A Study of Implicit Leadership Theories among Business & Management Undergraduate Students

Curtis, Ryan J (2013) A Study of Implicit Leadership Theories among Business & Management Undergraduate Students. Masters thesis, University of Gloucestershire.

RJCurtis-MRes Diss - Research Office Submission 19062014.pdf - Accepted Version
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This qualitative study explores the subjective meaning of being led, through retrospective interpretations of the experience, using focus groups to elicit descriptions of the Implicit Leadership Theories (ILTs) held by forty final year undergraduate Business and Management students. The study further seeks to investigate the impact of these via an exploration of cognitive processes, affective responses and behavioural intentions towards leadership-claimants. Finally the study investigates how their affective responses influence the quality of such relationships using a framework based on Leader-Member Exchange (LMX) Theory. The research, informed by a critical realist stance, that takes an interpretative approach allowing an understanding of the meanings participants attach to their past experiences and future expectations. Data was elicited that explored perceptions, feelings and ideas, which were then manually transcribed, coded and analysed using an abductive process. The findings support previous research into the content and structure of Implicit Leadership Theories (Engle & Lord, 1997; Offerman et al., 1994; Epitropaki & Martin, 2004) but extends this by examining the affective component of the ILTs and their impact on behaviours in the workplace. Cognitive, affective and behaviour elements were linked to self-concept needs such as self-esteem, self-efficacy and social identity (Lord & Brown, 2004; Reicher, Haslam & Hopkins; 2005), which were further mapped onto concepts of Job Satisfaction, Organisational Commitment and Employee Well-being (Epitropaki & Martin, 2005). The findings show that where ILT needs were matched there were positive outcomes for the participants, their superiors and the organisations that they worked for. Conversely, where ILT needs were not matched, a wide variety of negative effects emerge ranging from poor performance and impaired well-being, through to withdrawal behaviours, and outright rebellion. The findings suggest reciprocal links between outcomes, behaviours, and LMX, and demonstrate an alignment of cognitive, emotional and behavioural responses that correspond to either high-LMX or low-LMX relationships, with major impacts on job satisfaction, commitment and well-being.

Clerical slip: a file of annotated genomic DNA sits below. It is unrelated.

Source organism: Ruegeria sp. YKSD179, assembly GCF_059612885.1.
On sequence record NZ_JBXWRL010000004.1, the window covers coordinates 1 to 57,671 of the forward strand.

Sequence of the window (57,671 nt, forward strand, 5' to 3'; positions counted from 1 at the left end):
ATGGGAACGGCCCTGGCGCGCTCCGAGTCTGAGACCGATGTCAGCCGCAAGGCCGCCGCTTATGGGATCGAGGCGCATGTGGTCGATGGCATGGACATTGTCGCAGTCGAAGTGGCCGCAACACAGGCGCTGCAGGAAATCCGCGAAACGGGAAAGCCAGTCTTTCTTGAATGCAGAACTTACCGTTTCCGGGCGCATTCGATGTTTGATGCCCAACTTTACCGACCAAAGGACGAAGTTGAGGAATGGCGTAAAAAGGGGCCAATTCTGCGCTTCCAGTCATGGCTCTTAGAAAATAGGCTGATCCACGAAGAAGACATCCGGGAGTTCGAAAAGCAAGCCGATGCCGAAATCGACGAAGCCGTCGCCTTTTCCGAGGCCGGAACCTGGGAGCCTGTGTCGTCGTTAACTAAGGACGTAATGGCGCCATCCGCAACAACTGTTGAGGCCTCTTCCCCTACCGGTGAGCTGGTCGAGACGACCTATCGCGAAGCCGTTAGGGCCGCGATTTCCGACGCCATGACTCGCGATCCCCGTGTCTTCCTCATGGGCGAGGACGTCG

Item Type: Thesis (Masters)
Uncontrolled Keywords: Implicit Leadership Theories (ILTs), Leader-Member Exchange (LMX) Theory, job satisfaction, workplace commitment
Subjects: H Social Sciences > HD Industries. Land use. Labor > HD28 Management. Industrial Management
Divisions: Schools and Research Institutes > School of Business, Computing and Social Sciences
Depositing User: Susan Turner
Date Deposited: 16 Mar 2015 17:04
Last Modified: 02 Aug 2023 09:35
URI: https://eprints.glos.ac.uk/id/eprint/2031

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